GBA Logo horizontal Facebook LinkedIn Email Pinterest Twitter Instagram YouTube Icon Navigation Search Icon Main Search Icon Video Play Icon Plus Icon Minus Icon Picture icon Hamburger Icon Close Icon Sorted

Community and Q&A

Concern about vapor diffusion vents increasing summertime moisture in cathedral ceiling

Nola_Sweats | Posted in General Questions on

I’m considering a vapor diffusion port on an existing unvented cathedral ceiling.  I’m in climate zone 2A, hot and humid Gulf Coast.  Existing insulation is fiberglass batts, but it’s impractical to re-roof or re-insulate.

A vapor diffusion port will allow vapor diffusion to move in both directions, with moisture going out in winter (as intended), but also coming in during summertime.  If I use a/c for 7-8 months of the year and heat for 2-3 months, is there a risk that the outdoor air in summer (usually 90%+ humidity and around 80 degrees overnight) will diffuse into the drier cathedral ceiling space and condense on the 70-something-degree drywall ceiling?  Do I risk creating a 7-8-month problem as serious as the potential 2-3-month problem I’m trying to solve?

“They” say vapor diffusion works in zones 1-3 to avoid wintertime condensation, but I don’t understand why vapor intrusion wouldn’t be a problem in the hotter months (i.e., most of the year), and the vapor diffusion studies seem to acknowledge higher humidity in the roofs in the summer.

GBA Prime

Join the leading community of building science experts

Become a GBA Prime member and get instant access to the latest developments in green building, research, and reports from the field.


  1. Expert Member
    Michael Maines | | #1

    Nola, 80°F air at 90%RH will condense on surfaces that are 76°F, so I share your concern. I'm very interested in vapor diffusion ports but not an expert on them, or hot/humid climates, so maybe someone more knowledgeable will weigh in.

  2. Jon_R | | #2

    No data, but since the vapor diffusion port is very small compared to the ceiling area, I expect that the small amount of moisture diffusing in from the exterior would diffuse harmlessly into the interior. "some condensation/sorption" does not imply "causes a moisture accumulation problem". Most walls in cold climates prove this.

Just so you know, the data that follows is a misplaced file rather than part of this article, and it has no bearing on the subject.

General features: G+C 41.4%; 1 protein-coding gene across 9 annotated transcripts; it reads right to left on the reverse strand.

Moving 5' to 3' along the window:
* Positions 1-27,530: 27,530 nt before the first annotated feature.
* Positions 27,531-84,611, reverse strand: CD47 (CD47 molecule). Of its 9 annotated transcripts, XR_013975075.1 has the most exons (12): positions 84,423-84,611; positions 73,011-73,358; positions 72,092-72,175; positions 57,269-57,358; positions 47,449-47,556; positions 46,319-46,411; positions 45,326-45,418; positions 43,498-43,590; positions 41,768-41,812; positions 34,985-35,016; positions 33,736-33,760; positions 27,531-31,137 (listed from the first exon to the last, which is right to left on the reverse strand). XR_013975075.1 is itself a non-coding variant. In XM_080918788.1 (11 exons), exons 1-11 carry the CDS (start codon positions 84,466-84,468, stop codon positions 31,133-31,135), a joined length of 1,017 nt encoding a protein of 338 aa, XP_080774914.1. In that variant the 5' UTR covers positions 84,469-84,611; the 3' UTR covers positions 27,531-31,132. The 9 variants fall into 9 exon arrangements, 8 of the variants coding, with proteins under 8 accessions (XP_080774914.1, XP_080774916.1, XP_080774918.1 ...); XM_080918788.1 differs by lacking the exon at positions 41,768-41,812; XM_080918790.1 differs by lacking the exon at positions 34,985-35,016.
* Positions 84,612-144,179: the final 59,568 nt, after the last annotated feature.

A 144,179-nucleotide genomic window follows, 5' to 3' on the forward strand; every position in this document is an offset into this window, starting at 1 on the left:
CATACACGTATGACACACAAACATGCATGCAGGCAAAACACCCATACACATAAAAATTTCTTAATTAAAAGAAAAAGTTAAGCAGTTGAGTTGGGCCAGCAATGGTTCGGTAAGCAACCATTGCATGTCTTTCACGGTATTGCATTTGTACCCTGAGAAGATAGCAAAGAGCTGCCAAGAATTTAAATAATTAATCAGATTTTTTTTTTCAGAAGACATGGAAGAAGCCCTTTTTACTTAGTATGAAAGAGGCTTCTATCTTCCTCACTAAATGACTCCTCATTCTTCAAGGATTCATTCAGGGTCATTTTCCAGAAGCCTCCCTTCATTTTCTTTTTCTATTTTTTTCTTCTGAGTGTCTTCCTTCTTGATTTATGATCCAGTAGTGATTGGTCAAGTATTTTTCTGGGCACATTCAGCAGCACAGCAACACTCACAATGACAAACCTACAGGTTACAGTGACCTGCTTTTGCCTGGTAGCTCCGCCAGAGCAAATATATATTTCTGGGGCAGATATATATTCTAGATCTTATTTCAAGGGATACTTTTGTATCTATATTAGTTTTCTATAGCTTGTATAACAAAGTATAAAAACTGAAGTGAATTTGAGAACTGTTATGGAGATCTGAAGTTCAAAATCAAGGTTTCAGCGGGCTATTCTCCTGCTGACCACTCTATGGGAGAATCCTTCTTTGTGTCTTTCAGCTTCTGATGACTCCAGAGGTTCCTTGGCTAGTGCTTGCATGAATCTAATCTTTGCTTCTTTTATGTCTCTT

3. GBA Editor
    Brian Pontolilo | | #3

    Hi Nola.

    I asked Kohta Ueno of Building Science Corp. about this. He explained that in general, inward vapor drive is only going to cause issues in homes with an interior vapor barrier and reservoir claddings (materials that can hold a lot of water).

    BSC studied vapor diffusion ports in homes with insulated roof assemblies and concrete roof tiles, which are a reservoir material. The short answer to your question is that while there was a higher level of moisture in the insulated roof assemblies with vapor diffusion ports than the control assemblies at warmer times of the year, it was not concerning.

    From their conclusions: "Although springtime ridge RH levels in the diffusion vent roofs are slightly higher than in the unvented roof, levels are well within the safe range. Moisture accumulation within the assembly due to inward drive is unlikely, given the vapor-open assembly (loose-blown fiberglass and air-permeable insulation mesh)."

    You can read the report here: BS Field Test/Vapor Diffusion Ports

    1. Nola_Sweats | | #4

      Thanks for the detailed response! That's encouraging. I assume insulation with a kraft paper backing would not count as a vapor "barrier"? My house has some batts backed with kraft paper, and some with plastic that's perforated, which I understand to be equivalent to unfaced as far as vapor is concerned. I can't see which is inside the cathedral ceiling in question.

Log in or create an account to post an answer.


Recent Questions and Replies

  • |
  • |
  • |
  • |